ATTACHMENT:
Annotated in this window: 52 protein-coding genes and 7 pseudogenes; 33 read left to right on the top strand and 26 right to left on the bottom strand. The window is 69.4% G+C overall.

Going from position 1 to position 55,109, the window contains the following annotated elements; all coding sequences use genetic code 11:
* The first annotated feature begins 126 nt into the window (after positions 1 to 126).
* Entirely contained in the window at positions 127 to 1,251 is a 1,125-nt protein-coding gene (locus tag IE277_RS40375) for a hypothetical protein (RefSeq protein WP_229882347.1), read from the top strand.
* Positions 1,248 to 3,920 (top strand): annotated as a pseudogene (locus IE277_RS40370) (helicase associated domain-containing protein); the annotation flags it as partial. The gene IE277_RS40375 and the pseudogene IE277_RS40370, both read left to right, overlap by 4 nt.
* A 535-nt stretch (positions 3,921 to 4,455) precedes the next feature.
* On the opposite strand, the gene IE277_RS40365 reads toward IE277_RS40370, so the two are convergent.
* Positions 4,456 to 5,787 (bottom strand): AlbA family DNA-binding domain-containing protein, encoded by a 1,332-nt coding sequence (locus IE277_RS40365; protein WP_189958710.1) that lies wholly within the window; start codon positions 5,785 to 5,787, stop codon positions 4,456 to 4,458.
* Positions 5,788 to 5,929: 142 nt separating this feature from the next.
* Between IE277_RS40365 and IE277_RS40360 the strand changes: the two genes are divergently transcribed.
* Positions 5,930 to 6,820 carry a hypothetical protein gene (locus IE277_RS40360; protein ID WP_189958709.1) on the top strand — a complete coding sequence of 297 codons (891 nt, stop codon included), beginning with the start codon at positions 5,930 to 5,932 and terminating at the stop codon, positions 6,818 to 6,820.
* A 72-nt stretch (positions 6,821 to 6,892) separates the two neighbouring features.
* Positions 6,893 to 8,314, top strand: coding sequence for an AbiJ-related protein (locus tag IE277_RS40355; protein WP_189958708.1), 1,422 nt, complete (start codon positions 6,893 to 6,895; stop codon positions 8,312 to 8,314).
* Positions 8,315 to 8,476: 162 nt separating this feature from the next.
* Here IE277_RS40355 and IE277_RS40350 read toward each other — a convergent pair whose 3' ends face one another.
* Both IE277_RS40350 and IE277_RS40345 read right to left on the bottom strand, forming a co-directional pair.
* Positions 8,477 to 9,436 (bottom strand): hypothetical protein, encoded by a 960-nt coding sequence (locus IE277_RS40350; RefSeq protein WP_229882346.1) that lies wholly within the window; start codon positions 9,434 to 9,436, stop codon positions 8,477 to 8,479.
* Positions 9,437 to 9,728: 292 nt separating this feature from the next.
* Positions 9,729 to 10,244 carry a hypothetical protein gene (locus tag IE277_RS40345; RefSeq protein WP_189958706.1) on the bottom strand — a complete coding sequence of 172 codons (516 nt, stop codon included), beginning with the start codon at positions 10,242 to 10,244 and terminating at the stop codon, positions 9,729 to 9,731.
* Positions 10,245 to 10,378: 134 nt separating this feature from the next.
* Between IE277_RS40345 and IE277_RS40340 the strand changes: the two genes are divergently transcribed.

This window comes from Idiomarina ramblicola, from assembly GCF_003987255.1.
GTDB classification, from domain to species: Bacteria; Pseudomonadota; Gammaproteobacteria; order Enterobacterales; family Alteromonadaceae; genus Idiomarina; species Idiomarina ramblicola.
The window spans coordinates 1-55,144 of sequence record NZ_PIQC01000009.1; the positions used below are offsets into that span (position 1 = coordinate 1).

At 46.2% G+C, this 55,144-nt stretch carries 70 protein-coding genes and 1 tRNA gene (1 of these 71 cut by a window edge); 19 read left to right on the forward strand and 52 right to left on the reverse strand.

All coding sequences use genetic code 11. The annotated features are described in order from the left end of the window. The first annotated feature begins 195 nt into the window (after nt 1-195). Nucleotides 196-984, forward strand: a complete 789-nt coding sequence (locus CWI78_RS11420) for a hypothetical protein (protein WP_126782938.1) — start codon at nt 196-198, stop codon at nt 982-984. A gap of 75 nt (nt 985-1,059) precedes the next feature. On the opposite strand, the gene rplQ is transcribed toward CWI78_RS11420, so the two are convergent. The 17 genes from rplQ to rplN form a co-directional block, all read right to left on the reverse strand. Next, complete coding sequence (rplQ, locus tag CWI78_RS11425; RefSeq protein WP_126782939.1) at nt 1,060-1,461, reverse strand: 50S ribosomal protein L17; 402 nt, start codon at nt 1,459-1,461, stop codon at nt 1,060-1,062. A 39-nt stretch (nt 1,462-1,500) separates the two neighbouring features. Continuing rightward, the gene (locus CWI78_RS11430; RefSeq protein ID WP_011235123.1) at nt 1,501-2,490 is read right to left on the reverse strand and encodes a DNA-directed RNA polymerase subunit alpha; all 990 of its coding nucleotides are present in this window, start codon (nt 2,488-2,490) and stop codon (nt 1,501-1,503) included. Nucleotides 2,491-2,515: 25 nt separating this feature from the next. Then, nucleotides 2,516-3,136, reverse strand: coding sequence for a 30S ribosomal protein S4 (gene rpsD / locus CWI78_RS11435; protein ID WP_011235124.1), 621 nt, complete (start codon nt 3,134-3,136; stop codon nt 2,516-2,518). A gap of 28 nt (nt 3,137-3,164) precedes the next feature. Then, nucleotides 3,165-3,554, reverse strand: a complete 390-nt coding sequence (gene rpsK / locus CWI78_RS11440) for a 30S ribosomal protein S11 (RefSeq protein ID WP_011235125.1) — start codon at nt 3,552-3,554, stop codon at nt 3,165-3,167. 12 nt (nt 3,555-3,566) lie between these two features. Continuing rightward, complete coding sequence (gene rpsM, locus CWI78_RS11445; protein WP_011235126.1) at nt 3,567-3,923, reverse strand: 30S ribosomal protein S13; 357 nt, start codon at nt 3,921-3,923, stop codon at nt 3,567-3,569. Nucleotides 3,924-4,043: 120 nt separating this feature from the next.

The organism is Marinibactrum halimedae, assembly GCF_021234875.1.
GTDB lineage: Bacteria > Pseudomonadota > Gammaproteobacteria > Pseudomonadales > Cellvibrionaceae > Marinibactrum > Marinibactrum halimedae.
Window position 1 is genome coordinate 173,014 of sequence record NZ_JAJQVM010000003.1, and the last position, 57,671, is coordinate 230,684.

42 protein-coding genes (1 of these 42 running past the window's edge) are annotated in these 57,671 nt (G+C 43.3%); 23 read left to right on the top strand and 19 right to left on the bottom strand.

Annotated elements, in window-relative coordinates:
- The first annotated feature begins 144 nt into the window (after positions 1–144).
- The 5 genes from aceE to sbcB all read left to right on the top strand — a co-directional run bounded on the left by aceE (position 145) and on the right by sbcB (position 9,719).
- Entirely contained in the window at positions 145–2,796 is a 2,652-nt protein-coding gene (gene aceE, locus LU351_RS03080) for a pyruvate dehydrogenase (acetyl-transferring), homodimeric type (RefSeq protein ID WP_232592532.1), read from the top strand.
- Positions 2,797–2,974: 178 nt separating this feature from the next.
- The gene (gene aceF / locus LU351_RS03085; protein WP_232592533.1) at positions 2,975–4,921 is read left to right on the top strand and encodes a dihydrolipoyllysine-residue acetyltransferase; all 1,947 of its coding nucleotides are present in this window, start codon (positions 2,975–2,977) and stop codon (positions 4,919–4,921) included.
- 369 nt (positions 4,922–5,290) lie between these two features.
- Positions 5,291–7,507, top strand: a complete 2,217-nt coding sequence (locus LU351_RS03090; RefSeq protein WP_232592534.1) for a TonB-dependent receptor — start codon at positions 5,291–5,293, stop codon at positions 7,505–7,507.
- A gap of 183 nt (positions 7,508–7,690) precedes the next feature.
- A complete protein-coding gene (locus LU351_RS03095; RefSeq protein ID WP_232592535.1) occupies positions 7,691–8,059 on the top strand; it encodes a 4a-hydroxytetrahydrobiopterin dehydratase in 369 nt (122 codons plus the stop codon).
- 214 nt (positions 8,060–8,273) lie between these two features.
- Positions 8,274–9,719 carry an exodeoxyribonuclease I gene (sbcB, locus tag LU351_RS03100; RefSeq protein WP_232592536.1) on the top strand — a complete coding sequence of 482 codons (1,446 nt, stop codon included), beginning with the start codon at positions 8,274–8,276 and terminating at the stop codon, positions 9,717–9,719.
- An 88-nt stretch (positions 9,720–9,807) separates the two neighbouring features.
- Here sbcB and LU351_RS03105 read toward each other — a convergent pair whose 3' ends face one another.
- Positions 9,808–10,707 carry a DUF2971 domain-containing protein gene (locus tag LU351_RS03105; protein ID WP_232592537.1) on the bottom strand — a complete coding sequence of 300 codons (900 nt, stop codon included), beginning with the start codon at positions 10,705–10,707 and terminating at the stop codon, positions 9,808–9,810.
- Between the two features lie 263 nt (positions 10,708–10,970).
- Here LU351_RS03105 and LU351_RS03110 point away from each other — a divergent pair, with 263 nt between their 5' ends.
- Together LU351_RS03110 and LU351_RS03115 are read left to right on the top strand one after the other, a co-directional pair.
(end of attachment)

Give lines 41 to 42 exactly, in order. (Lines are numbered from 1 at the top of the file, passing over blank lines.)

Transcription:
- 214 nt (positions 8,060–8,273) lie between these two features.
- Positions 8,274–9,719 carry an exodeoxyribonuclease I gene (sbcB, locus tag LU351_RS03100; RefSeq protein WP_232592536.1) on the top strand — a complete coding sequence of 482 codons (1,446 nt, stop codon included), beginning with the start codon at positions 8,274–8,276 and terminating at the stop codon, positions 9,717–9,719.